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Swaminathan S. Anklesaria Aiyar

The rules of the IMF are being bent to accommodate the fiscal needs of European countries that together dominate its shareholding. Although the IMF articles of association allow lending specifically for supporting countries’ balance of payments, the organization is not supposed to lend for fiscal support alone, and no developing country has ever received a loan to meet a purely fiscal problem, as Greece is now. Profligate Europeans may be squeezing emerging markets out of limited lending capacity. Brazil, Russia, India, and China (the “BRICs”) have all contributed to the latest expansion of IMF lending capacity, transferring significant cash to Europe. Yet this change in balance between creditors and debtors is not reflected in IMF voting shares, which must rise sharply to reflect the significance of the BRICs.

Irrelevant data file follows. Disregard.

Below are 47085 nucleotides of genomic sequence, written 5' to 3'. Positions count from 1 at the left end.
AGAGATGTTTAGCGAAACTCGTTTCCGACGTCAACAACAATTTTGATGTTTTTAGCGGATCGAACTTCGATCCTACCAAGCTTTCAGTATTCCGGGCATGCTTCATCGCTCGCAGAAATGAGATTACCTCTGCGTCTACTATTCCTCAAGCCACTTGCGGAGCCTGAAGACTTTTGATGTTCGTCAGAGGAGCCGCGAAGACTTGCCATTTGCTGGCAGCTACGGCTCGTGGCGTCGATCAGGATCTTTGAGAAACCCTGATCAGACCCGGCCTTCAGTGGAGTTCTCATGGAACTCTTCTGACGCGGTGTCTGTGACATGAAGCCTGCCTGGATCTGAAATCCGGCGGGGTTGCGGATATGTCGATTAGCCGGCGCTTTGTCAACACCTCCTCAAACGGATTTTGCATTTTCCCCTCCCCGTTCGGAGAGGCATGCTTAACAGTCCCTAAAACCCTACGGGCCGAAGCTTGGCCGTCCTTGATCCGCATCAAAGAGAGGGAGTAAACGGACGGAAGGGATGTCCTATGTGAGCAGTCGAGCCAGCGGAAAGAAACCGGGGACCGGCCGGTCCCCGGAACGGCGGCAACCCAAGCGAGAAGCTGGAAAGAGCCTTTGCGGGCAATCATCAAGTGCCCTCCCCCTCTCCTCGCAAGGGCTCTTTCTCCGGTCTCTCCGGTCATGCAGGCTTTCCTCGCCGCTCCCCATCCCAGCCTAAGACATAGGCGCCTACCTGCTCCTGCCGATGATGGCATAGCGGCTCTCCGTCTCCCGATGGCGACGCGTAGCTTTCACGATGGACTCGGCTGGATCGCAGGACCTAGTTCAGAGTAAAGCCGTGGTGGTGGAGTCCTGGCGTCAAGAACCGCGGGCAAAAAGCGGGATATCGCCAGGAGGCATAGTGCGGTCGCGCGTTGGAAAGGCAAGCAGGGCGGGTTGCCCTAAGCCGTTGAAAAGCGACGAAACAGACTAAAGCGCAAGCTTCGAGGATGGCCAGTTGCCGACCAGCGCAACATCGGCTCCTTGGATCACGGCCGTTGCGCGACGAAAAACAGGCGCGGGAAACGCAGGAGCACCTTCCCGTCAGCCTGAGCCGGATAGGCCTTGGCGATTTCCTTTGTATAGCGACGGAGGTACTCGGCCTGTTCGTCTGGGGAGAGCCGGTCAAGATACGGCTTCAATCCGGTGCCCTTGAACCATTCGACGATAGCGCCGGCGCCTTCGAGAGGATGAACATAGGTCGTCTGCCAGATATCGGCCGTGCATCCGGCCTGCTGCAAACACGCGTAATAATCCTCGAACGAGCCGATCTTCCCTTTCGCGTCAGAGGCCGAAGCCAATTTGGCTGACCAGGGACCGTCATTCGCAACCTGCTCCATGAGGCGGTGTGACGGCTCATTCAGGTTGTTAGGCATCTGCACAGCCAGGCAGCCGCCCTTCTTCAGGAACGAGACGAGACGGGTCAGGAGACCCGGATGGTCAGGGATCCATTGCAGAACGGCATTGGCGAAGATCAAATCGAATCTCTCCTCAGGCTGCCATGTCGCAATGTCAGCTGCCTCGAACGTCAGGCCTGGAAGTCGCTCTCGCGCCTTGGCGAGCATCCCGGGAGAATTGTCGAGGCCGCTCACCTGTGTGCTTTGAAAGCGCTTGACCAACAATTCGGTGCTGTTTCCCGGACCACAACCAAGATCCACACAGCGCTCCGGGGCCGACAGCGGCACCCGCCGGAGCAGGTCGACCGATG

Aiyar is a research fellow at the Cato Institute’s Center for Global Liberty and Prosperity in Washington, DC.

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